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Many of the initial reactions to Donald Trump’s choice for Education Secretary — Betsy DeVos, an education-reform advocate — were predictable. Many conservatives praised her, and many liberals blasted her. For anyone who still has an open mind about the politics of education, though, I’d urge a nuanced, wait-and-see reaction.
Education reform — an inchoate mix of standards, accountability and choice — has succeeded in some big ways. These successes don’t get as much attention as they deserve, which is in part the fault of us in the media; we tend to focus on bad news, and to be sympathetic to traditional schools.
For a very quick sense of the reform movement’s successes, you can look at the results in Washington or New Orleans, two laboratories of change (or read my recent column from Boston, which reviews the academic research).
Yet those of us who believe these successes are real also need to acknowledge that education reform isn’t a magical formula for success. Some reform-oriented schools have failed miserably. In particular, some in Detroit — where DeVos has been active — have evidently failed.
What separates success and failure? Success depends on a balance of autonomy and accountability, as Susan Dynarski of the University of Michigan says. “Too little autonomy: stifles innovation,” Dynarski tweeted this week. “Too little accountability: bad schools proliferate & harm students.”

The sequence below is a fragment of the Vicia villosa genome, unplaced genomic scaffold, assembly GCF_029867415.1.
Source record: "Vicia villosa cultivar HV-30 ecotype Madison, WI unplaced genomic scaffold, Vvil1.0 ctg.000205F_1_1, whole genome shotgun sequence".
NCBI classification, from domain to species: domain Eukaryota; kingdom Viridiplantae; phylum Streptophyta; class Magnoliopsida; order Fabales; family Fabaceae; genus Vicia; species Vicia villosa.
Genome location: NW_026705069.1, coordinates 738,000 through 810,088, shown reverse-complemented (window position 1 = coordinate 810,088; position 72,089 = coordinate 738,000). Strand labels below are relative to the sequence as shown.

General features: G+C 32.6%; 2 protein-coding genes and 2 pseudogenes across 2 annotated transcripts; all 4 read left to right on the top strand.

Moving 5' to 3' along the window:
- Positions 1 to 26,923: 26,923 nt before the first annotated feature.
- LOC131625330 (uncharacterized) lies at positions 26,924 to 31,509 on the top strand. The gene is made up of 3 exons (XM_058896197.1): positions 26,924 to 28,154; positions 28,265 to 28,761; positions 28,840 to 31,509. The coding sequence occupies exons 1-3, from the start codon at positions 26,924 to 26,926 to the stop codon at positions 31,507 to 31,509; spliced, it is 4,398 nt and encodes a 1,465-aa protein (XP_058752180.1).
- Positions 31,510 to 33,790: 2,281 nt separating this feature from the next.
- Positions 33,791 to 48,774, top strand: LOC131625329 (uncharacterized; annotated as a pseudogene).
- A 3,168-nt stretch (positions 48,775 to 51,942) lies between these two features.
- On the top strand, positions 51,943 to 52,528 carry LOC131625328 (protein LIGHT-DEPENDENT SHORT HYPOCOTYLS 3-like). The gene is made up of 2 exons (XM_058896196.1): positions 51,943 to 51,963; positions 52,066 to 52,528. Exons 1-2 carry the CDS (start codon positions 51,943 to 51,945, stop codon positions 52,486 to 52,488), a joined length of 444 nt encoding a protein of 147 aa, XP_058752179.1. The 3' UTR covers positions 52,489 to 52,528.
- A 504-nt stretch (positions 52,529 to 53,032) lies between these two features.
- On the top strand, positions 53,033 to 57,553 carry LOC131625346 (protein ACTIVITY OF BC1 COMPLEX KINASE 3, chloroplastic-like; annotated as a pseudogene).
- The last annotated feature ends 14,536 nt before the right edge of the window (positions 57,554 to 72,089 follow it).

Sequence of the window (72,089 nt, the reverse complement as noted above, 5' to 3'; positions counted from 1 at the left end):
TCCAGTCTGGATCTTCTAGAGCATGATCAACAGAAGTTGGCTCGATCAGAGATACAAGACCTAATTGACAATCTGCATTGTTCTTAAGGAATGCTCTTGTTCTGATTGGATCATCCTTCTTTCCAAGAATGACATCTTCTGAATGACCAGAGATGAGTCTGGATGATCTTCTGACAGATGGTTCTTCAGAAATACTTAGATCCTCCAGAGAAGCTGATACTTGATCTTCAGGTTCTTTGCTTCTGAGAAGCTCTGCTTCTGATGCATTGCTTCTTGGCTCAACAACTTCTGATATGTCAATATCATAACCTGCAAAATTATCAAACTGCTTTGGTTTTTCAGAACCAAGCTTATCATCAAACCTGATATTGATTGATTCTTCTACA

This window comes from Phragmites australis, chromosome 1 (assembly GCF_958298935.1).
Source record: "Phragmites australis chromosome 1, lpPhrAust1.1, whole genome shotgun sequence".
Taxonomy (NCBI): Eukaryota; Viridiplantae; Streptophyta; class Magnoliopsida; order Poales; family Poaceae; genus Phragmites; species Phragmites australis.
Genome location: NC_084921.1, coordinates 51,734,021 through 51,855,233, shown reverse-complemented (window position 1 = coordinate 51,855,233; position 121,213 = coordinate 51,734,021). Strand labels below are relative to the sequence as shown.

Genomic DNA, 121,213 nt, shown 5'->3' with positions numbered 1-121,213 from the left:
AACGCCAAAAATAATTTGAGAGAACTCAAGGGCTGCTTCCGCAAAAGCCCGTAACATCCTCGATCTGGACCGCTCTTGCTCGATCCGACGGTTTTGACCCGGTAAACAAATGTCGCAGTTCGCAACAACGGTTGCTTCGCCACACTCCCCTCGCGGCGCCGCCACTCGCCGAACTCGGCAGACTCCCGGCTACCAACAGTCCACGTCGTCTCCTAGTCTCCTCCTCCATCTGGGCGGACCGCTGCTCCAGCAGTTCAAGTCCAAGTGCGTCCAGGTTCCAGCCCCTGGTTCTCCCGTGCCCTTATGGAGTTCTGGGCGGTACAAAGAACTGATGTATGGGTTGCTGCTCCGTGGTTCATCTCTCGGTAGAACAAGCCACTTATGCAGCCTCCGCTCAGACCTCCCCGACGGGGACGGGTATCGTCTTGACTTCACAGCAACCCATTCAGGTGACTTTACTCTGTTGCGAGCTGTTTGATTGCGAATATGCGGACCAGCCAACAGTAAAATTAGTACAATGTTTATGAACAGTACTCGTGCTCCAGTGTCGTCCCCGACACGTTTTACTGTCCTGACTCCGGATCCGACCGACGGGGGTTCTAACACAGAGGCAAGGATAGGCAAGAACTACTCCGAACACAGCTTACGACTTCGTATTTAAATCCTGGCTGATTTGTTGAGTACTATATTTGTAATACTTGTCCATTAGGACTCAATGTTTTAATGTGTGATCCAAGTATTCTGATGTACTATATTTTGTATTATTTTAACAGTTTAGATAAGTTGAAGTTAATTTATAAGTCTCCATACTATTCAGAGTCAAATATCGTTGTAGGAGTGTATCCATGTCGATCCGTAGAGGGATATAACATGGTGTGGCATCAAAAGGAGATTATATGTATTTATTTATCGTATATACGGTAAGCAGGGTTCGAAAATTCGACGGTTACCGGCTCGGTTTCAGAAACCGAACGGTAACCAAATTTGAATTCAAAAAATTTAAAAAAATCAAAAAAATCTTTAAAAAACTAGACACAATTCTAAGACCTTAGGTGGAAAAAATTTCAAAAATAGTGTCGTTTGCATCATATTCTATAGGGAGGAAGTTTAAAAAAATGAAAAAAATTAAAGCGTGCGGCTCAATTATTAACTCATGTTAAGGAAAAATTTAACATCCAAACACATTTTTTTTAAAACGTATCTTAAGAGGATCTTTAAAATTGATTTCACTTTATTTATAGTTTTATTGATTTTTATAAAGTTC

Traditional schools often lack both autonomy and accountability. They can’t make their own decisions about curriculum or personnel, and they can deliver poor results, or great results, year after year with little consequence for principals and teachers.
DeVos wants to blow up that system and turn education into more of a free market. I agree that more competition and choice would help many parents and students. But I worry that DeVos is drawn to a version of school reform that has its own troubles with accountability.
She has pushed for vouchers that allow parents to pay for private schools even more than she’s pushed for greater autonomy and accountability in the public-schools system. And there is clear evidence that competitive market forces, by themselves, don’t prevent bad schools. The market is too complicated: parents and students can’t always judge what makes a good school and can’t easily leave one they have chosen.
Just look at the many poor-performing for-profit colleges — or the fact that Michigan’s version of education reform, which is heavy for-profit schools, seems to be performing worse than other states’ versions. Choice works best when mixed with oversight.
The politics of education have turned nasty in recent years, featuring various ideologues who can’t be persuaded by evidence. DeVos will obviously bring some strong views to the Education Department, but here’s hoping that she is open to evidence as well. No matter how good an idea may seem in theory, it needs to hel